[plt-scheme] How do I convert (values ...) to something I can do something with?

From: Todd O'Bryan (toddobryan at gmail.com)
Date: Tue Mar 9 23:38:08 EST 2010

Stylistically, is one better/more idiomatic than the other? I thought
about returning a list, but I have this aversion to complex nested
structures that aren't self-descriptive. (Yeah, I know--if
s-expressions freak me out, I'm looking for trouble coding in Scheme.)
I could define a struct so that the parts have names; maybe that's the
best thing to do.

I guess I decided to return multiple-values because it forces me to
check myself. I can't just assign the return value from the function
to a single variable, so if I screw up and forget that it returns
multiple values, I should get an error fairly early. Within my code,
the multiple-value thing isn't a problem at all. It's just when I was
trying to write test cases that it became annoying.

Does anyone else sometimes feel like you're learning a foreign
language by listening to tapes? I have this constant worry that, while
I think I'm speaking Scheme, when I finally start talking to native
speakers, they're going to find my accent either incomprehensible or
really funny.


On Tue, Mar 9, 2010 at 11:26 PM, Matthias Felleisen
<matthias at ccs.neu.edu> wrote:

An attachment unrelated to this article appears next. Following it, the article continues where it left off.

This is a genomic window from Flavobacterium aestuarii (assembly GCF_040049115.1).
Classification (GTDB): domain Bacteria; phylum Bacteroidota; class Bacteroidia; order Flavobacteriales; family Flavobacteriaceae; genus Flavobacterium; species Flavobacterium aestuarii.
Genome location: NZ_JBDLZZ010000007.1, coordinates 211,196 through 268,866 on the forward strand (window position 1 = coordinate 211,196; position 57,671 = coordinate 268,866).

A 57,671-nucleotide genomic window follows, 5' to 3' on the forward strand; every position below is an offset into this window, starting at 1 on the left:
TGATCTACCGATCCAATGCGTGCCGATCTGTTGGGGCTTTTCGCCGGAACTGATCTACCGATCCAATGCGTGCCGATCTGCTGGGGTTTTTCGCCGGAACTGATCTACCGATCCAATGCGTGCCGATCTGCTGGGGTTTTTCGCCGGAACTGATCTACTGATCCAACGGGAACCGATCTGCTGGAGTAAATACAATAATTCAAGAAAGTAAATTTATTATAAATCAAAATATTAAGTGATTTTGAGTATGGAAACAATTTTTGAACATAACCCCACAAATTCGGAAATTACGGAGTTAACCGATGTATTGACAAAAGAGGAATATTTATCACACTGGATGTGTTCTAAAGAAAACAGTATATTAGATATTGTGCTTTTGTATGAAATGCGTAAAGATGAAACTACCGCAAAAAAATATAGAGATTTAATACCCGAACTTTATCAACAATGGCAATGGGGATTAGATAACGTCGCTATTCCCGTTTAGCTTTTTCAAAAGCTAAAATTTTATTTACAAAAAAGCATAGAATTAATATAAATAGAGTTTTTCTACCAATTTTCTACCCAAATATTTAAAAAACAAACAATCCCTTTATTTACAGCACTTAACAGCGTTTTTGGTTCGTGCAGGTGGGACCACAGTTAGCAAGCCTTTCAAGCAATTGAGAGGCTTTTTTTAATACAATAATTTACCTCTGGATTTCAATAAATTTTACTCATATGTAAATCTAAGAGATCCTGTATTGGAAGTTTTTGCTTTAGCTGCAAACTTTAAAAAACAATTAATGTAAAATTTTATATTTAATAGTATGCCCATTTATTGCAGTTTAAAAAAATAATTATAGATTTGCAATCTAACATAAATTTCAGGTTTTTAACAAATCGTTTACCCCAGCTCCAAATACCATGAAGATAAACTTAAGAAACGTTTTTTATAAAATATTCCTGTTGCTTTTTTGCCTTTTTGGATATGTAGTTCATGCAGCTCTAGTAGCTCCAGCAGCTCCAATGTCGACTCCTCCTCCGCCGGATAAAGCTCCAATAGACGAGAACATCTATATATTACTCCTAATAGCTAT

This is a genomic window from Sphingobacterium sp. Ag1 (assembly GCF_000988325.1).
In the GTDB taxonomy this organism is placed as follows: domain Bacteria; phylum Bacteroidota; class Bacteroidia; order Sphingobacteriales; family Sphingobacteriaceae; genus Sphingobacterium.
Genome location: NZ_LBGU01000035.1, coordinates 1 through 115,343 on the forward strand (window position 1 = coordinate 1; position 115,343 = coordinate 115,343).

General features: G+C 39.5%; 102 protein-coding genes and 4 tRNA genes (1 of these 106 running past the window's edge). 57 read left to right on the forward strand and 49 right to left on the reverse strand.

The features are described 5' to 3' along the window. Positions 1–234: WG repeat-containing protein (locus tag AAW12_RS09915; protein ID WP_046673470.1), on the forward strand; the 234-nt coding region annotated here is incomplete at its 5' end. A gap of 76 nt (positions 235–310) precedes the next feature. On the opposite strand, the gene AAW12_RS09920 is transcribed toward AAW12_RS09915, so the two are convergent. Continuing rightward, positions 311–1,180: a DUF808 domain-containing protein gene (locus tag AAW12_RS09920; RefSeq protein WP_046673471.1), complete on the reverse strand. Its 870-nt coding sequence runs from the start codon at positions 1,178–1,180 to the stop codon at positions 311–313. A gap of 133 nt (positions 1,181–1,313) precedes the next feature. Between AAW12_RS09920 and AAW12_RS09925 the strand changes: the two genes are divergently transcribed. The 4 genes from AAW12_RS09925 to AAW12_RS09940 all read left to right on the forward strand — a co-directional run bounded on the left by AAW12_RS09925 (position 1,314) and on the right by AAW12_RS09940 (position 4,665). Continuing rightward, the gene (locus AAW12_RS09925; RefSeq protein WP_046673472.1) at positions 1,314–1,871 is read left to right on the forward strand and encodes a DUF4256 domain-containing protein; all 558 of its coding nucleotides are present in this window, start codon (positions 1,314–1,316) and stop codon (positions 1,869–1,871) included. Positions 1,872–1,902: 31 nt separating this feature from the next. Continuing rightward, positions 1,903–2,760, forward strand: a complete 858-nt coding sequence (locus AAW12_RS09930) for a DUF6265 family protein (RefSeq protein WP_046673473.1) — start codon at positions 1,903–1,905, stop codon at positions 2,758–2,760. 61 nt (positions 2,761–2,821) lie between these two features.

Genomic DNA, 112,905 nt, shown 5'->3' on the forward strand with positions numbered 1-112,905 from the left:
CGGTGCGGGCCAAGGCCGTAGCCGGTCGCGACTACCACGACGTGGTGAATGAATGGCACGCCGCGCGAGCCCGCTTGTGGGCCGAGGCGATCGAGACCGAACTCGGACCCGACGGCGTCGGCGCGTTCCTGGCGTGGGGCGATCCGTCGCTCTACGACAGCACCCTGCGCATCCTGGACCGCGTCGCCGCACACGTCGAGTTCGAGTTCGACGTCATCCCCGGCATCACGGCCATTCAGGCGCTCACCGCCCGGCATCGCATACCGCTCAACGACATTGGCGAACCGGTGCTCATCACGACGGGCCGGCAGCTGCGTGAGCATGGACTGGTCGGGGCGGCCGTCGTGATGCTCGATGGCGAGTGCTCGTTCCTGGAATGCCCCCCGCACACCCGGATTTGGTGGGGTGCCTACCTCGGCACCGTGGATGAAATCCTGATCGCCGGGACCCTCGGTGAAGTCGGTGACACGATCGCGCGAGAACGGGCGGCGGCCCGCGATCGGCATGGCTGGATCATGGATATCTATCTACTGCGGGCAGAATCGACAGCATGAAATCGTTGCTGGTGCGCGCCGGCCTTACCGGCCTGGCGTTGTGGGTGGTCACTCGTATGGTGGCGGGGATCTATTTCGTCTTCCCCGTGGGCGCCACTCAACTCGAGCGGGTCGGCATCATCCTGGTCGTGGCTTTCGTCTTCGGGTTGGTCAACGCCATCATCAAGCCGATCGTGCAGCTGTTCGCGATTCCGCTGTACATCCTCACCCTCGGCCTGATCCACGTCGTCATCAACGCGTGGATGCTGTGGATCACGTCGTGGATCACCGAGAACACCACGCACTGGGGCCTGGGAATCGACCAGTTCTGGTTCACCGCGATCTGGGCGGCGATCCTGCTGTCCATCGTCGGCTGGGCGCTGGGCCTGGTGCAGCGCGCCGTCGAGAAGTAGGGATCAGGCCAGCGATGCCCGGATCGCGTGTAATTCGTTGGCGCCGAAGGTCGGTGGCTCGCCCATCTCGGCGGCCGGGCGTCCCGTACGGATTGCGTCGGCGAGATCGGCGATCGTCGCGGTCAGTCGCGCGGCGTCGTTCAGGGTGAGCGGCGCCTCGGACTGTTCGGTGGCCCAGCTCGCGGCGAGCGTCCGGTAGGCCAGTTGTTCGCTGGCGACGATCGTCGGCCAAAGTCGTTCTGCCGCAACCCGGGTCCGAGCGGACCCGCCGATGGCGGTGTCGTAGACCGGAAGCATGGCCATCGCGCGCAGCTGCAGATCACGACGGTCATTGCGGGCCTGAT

> Sure, return a list instead of multiple values. -- Matthias
> On Mar 9, 2010, at 11:14 PM, Todd O'Bryan wrote:
>> Thanks. I saw those, but they didn't register...
>> If (foo 'x) returns multiple values, is there any easier way than
>> (call-with-values (lambda () (foo 'x)) list)
>> to convert it to a list?
>> On Tue, Mar 9, 2010 at 11:05 PM, Carl Eastlund <cce at ccs.neu.edu> wrote:
>>> On Tue, Mar 9, 2010 at 11:02 PM, Todd O'Bryan <toddobryan at gmail.com> wrote:
>>>> I've written a function that returns multiple values. But now I can't
>>>> figure out how to check the silly thing.
>>>> Sorry if this is a stupid question, but how do I convert a (values
>>>> ...) expression into something I can wrap my parentheses around?
>>>> Todd
>>> If you know exactly how many values you'll be getting, use let-values
>>> or define-values.  If you don't, use call-with-values.  They're all in
>>> the Help Desk.
>>> --Carl
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